The paper entitled Experimental Enhancement of Feelings of Transcendence, Tenderness and Expressiveness by Music in Christian Liturgical Spaces, by López-Mochales, Jiménez-Pasalodos, Valenzuela, Gutiérrez-Cajaraville, Díaz-Andreu & Escera has just been published in the journal Frontiers in Psychology.
This paper is another outcome of our collaboration with archaeologist Prof. Margarita Díaz-Andreu, ICREA Research Professor at our University (Department of History and Archaeology), in the frame of the ERC Advanced grant ARTSOUNDSCAPES – The sound of special places: exploring rock art soundscapes and the sacred.
In this work we studied listeners’ emotional reactions to two musical pieces from English composers of the Renaissance period when presented with and without the acoustics from several Christian temples. We observed an effect of the acoustic condition (with vs. without the temple-like acoustics) on the transcendence, expressiveness and tenderness experienced by participants during the listening.
The full abstract reads as follows:
In western cultures, when it comes to places of worship and liturgies, music, acoustics and architecture go hand in hand. In the present study, we aimed to investigate whether the emotions evoked by music are enhanced by the acoustics of the space where the music was composed to be played on. We explored whether the emotional responses of western naïve listeners to two vocal pieces from the Renaissance, one liturgical and one secular, convolved with the impulse responses of four Christian temples from the United Kingdom, were modulated by the appropriate piece/space matching. In an alternative forced choice task where participants had to indicate their preference for the original recording of the piece (not convolved with any temple-like acoustics) vs. the convolved one, no significant differences were found. However, in the tasks where participants rated their emotional response to each piece and acoustic condition, the factorial ANCOVA analyses performed on the results revealed significant effects. We observed that, across pieces and spaces, participants found the temple-like acoustics as more transcendent, compared to the acoustics of the original version of the pieces. In addition, they rated the secular piece as more tender and the liturgical piece as more expressive in its original versions, compared to the convolved ones. We conclude that the acoustic signature of the four Christian temples causes an exaltation of certain emotions on listeners, although this effect is not associated to one or another musical piece.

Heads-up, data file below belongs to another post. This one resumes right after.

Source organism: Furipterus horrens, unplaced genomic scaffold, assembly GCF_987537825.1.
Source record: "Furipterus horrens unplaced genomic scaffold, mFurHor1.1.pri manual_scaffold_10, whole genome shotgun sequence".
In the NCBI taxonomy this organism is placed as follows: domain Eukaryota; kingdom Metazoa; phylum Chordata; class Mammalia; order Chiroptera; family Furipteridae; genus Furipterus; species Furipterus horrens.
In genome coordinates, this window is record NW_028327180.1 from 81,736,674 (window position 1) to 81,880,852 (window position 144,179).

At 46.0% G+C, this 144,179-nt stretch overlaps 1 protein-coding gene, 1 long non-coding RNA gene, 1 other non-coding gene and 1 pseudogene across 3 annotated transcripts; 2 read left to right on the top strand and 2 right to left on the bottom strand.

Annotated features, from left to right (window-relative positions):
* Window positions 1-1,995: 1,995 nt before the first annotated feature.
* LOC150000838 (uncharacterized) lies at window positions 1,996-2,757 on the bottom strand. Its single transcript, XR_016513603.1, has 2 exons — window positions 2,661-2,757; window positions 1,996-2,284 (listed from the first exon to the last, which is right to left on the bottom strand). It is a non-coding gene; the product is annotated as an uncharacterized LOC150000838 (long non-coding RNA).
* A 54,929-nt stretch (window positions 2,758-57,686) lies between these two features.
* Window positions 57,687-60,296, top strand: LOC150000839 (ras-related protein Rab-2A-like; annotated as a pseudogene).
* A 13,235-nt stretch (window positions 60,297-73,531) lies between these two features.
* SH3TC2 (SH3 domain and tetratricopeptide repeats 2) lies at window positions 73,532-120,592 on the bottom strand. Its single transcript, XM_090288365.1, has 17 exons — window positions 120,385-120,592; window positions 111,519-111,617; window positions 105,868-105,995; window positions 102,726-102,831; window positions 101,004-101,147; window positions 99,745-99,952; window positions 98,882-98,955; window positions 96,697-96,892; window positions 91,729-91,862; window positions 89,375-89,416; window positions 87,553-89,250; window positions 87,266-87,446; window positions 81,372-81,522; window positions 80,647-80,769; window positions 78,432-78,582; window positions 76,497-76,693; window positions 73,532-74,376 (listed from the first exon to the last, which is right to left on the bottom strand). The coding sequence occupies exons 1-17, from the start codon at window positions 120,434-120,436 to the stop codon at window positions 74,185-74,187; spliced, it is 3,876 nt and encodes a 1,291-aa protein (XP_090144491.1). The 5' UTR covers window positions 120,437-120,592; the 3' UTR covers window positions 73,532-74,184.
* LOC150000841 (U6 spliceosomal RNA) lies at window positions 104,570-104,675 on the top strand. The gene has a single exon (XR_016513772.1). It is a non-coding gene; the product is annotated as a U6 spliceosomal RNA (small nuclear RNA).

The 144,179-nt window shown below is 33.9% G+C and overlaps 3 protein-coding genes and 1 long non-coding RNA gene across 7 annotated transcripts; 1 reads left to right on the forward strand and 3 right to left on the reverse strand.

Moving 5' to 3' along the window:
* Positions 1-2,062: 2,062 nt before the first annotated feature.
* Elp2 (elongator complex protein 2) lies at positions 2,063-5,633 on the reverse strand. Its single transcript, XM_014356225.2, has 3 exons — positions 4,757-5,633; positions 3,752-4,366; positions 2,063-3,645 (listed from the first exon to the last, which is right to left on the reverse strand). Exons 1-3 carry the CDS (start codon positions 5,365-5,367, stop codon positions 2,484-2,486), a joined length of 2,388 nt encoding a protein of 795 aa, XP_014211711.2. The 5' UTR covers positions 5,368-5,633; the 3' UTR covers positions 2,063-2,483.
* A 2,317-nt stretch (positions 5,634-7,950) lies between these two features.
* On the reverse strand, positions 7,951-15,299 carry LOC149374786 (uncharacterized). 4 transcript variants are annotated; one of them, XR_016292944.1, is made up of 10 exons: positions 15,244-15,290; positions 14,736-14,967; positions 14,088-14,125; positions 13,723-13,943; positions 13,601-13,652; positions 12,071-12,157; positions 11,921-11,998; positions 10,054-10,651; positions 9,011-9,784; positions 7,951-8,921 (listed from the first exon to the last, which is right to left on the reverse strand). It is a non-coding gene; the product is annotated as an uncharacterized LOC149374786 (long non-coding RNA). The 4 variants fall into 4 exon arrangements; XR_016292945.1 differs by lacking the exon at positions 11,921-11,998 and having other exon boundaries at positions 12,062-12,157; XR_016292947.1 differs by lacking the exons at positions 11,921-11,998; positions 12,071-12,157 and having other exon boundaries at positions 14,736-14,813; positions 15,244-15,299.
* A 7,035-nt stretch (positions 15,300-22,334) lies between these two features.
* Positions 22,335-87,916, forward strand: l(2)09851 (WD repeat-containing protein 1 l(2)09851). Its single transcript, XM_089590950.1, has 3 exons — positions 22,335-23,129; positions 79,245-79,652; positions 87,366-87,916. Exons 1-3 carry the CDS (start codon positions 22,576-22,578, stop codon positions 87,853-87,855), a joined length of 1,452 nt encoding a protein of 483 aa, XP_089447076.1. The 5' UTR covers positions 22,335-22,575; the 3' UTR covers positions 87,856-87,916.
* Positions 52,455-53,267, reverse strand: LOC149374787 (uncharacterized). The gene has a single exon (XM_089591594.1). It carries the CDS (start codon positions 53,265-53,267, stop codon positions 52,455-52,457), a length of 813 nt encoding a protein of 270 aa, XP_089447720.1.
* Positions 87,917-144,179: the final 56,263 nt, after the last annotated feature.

Permanent DOI: https://doi.org/10.3389/fpsyg.2022.844029